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But for the dirty, yawning fool
Who wants to be Oppression's tool,
May envy gnaw his rotten soul,

And discontent devour him!
May dool and sorrow be his chance,
Dool and sorrow, dool and sorrow,
May dool and sorrow be his chance,

And nane say "wae's me" for him!
May dool and sorrow be his chance,
Wi' a' the ills that come frae France,
Whae'er he be, that winna dance

The reel o' Tullochgorum!



O Thou unknown, Almighty Cause
Of all my hope and fear!

In Whose dread presence, ere an hour,
Perhaps I must appear!

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If I have wandered in those paths
Of life I ought to shun,

As something loudly in my breast
Remonstrates I have done,

Thou know'st that Thou hast formèd me
With passions wild and strong,
And list'ning to their witching voice

Has often led me wrong.

Where human weakness has come short,
Or frailty stept aside,

Do Thou, All Good-for such Thou art,—
In shades of darkness hide.

Where with intention I have erred,

No other plea I have

But, Thou art good; and Goodness still
Delighteth to forgive.


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Behind yon hills where Lugar flows,

'Mang moors an' mosses many, O, The wintry sun the day has closed, And I'll awa to Nanie, O.

The westlin wind blaws loud an' shill,
The night's baith mirk and rainy, O;
But I'll get my plaid, an' out I'll steal,
An' owre the hill to Nanie, O.

My Nanie's charming, sweet, an' young;
Nae artfu' wiles to win ye, 0:
May ill befa' the flattering tongue

That wad beguile my Nanie, O.

Her face is fair, her heart is true,
As spotless as she's bonie, O:
The op'ning gowan, wat wi' dew,
Nae purer is than Nanie, O.

A country lad is my degree,

An' few there be that ken me, O;
But what care I how few they be?
I'm welcome ay to Nanie, O.

My riches a's my penny-fee,

An' I maun guide it cannie, O;
But warl's gear ne'er troubles me,

My thoughts are a'-my Nanie, O.
Our auld guidman delights to view

His sheep an' kye thrive bonie, O;
But I'm as blythe that hauds his pleugh,
An' has nae care but Nanie, O.

Come weel, come woe, I care na by;
I'll tak what Heav'n will send me, O;
Nae ither care in life have I

But live an' love my Nanie, O.










O Mary, at thy window be;

It is the wished, the trysted hour!
Those smiles and glances let me see

That make the miser's treasure poor!
How blythely wad I bide the stoure,

A weary slave frae sun to sun,
Could I the rich reward secure,
The lovely Mary Morison.

Yestreen, when to the trembling string
The dance gaed thro' the lighted ha',
To thee my fancy took its wing;

I sat, but neither heard or saw:
Tho' this was fair, and that was braw,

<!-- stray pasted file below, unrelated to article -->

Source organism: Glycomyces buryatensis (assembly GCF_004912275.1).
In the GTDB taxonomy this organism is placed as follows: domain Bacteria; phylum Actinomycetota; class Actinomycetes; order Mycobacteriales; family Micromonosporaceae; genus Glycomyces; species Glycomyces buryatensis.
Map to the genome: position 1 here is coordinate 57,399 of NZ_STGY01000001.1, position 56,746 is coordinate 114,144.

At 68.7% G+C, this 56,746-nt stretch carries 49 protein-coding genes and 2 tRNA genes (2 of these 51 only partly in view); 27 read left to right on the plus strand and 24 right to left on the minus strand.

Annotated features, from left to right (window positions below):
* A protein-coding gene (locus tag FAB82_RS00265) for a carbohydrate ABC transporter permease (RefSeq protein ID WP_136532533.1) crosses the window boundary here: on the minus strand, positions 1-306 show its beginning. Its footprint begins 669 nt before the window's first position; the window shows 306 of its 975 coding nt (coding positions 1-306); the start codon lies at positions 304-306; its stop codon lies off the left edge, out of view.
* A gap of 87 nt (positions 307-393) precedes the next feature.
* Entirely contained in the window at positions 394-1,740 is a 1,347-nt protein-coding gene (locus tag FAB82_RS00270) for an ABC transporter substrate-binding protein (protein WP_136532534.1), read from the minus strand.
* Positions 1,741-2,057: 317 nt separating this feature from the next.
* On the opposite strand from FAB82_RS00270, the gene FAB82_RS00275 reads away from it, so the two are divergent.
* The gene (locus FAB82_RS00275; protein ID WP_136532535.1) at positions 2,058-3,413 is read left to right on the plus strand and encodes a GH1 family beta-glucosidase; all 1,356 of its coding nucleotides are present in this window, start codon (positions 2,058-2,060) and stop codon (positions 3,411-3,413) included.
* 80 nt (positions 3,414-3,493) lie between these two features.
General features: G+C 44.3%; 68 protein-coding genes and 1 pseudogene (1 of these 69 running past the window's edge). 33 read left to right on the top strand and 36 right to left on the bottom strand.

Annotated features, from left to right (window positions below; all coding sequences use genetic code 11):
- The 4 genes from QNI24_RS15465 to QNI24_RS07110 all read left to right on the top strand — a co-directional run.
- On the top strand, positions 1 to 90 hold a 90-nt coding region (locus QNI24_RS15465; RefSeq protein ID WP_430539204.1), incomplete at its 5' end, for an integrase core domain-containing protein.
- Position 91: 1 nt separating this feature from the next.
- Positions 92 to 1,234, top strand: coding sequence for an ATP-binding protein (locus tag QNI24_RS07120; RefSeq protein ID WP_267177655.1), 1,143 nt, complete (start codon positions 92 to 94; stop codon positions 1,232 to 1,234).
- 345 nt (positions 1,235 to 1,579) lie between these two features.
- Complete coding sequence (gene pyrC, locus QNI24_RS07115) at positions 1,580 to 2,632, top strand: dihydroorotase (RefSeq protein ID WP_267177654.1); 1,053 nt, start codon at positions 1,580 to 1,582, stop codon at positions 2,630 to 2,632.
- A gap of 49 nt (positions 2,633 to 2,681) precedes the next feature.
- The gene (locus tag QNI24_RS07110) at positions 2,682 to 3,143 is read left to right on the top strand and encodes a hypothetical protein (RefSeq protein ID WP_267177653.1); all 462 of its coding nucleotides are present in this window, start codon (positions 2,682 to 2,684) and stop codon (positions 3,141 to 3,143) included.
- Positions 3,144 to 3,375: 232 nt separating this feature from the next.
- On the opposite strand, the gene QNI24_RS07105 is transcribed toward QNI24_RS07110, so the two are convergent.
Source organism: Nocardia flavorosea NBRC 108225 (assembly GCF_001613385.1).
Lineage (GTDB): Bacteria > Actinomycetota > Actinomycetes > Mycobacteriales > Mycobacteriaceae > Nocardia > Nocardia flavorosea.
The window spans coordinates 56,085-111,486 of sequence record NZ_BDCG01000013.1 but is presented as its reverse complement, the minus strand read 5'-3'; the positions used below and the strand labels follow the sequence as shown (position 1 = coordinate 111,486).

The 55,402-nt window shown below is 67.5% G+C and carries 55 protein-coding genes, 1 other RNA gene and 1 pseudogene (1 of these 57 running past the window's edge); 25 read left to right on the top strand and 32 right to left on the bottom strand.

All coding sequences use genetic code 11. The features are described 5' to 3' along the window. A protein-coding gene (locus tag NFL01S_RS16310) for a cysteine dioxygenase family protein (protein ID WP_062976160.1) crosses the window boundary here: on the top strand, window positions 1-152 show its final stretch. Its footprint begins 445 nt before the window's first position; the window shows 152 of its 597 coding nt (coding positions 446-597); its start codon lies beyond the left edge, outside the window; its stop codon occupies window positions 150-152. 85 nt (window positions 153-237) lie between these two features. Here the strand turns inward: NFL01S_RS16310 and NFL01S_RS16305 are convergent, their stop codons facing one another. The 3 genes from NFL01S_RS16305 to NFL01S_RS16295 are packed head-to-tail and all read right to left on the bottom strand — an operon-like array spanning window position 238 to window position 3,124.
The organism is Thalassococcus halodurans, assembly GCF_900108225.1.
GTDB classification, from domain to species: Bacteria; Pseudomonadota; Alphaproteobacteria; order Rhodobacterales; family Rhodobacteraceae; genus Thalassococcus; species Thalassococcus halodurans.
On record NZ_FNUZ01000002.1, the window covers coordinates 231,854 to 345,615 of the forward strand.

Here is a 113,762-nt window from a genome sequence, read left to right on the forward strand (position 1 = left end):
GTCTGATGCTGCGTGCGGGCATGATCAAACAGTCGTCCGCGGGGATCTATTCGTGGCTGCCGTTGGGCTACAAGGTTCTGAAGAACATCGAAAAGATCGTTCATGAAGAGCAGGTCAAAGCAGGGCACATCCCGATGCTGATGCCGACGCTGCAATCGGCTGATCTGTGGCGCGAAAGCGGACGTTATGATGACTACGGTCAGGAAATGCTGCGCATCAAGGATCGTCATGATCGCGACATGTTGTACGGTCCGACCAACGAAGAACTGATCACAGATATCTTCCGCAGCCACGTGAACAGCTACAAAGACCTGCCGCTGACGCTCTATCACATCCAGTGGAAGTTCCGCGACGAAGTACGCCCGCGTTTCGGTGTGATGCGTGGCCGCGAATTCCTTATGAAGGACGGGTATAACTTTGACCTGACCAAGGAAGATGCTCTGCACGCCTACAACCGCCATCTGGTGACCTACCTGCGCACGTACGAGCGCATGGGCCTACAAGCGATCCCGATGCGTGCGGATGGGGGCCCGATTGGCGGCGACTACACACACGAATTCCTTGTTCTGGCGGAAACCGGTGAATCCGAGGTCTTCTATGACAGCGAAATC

And yon the toast of a' the town,
I sighed, and said amang them a',
"Ye are na Mary Morison."

O Mary, canst thou wreck his peace
Wha for thy sake wad gladly die?
Or canst thou break that heart of his
Whase only faut is loving thee?
If love for love thou wilt na gie,
At least be pity to me shown!
A thought ungentle canna be

The thought o' Mary Morison.


Upon a simmer Sunday morn,
When Nature's face is fair,

I walked forth to view the corn,
An' snuff the caller air.


The rising sun, owre Galston muirs,
Wi' glorious light was glintin;
The hares were hirplin down the furs,
The lav'rocks they were chantin
Fu' sweet that day.

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As lightsomely I glowered abroad,
To see a scene sae gay,
Three hizzies, early at the road,
Cam skelpin up the way.

Twa had manteeles o' dolefu' black,
But ane wi' lyart lining;
The third, that gaed a wee a-back,
Was in the fashion shining
Fu' gay that day.

The twa appeared like sisters twin,
In feature, form, an' claes;
Their visage withered, lang an' thin,
An' sour as onie slaes:

The third cam up, hap-step-an'-lowp,
As light as onie lambie,
An' wi' a curchie low did stoop,

As soon as e'er she saw me,
Fu' kind that day.

Wi' bonnet aff, quoth I, "Sweet lass,
I think ye seem to ken me;
I'm sure I've seen that bonie face,
But yet I canna name ye."

Quo' she, an' laughin as she spak,
An' taks me by the han's,
"Ye, for my sake, hae gi'en the feck
Of a' the Ten Comman's
A screed some day.

"My name is Fun-your cronie dear,
The nearest friend ye hae;
An' this is Superstition here,
An' that's Hypocrisy.

I'm gaun to Mauchline Holy Fair,
To spend an hour in daffin:
Gin ye'll go there, yon runkled pair,
We will get famous laughin

At them this day."









Quoth I, "Wi' a' my heart, I'll do 't:
I'll get my Sunday's sark on,
An' meet you on the holy spot;

Faith, we'se hae fine remarkin!"
Then I gaed hame at rowdie-time,
An' soon I made me ready;
For roads were clad frae side to side
Wi' monie a wearie body,

In droves that day.

Here farmers gash, in ridin graith,
Gaed hoddin by their cotters;

There swankies young, in braw braid-claith,
Are springin owre the gutters.
The lasses, skelpin barefit, thrang,
In silks an' scarlets glitter;
Wi' sweet-milk cheese in monie a whang,
An' farls baked wi' butter,

Fu' crump that day.

When by the plate we set our nose,
Weel heaped up wi' ha'pence,
A greedy glowr black bonnet throws,
An' we maun draw our tippence.
Then in we go to see the show:

On ev'ry side they're gath'rin,
Some carryin dails, some chairs an' stools,
An' some are busy bleth'rin

Right loud that day.

Here some are thinkin on their sins,
An' some upo' their claes;

Ane curses feet that fyled his shins,
Anither sighs and prays;

On this hand sits a chosen swatch,
Wi' screwed-up grace-proud faces;
On that a set o' chaps at watch,
Thrang winkin on the lasses

To chairs that day.








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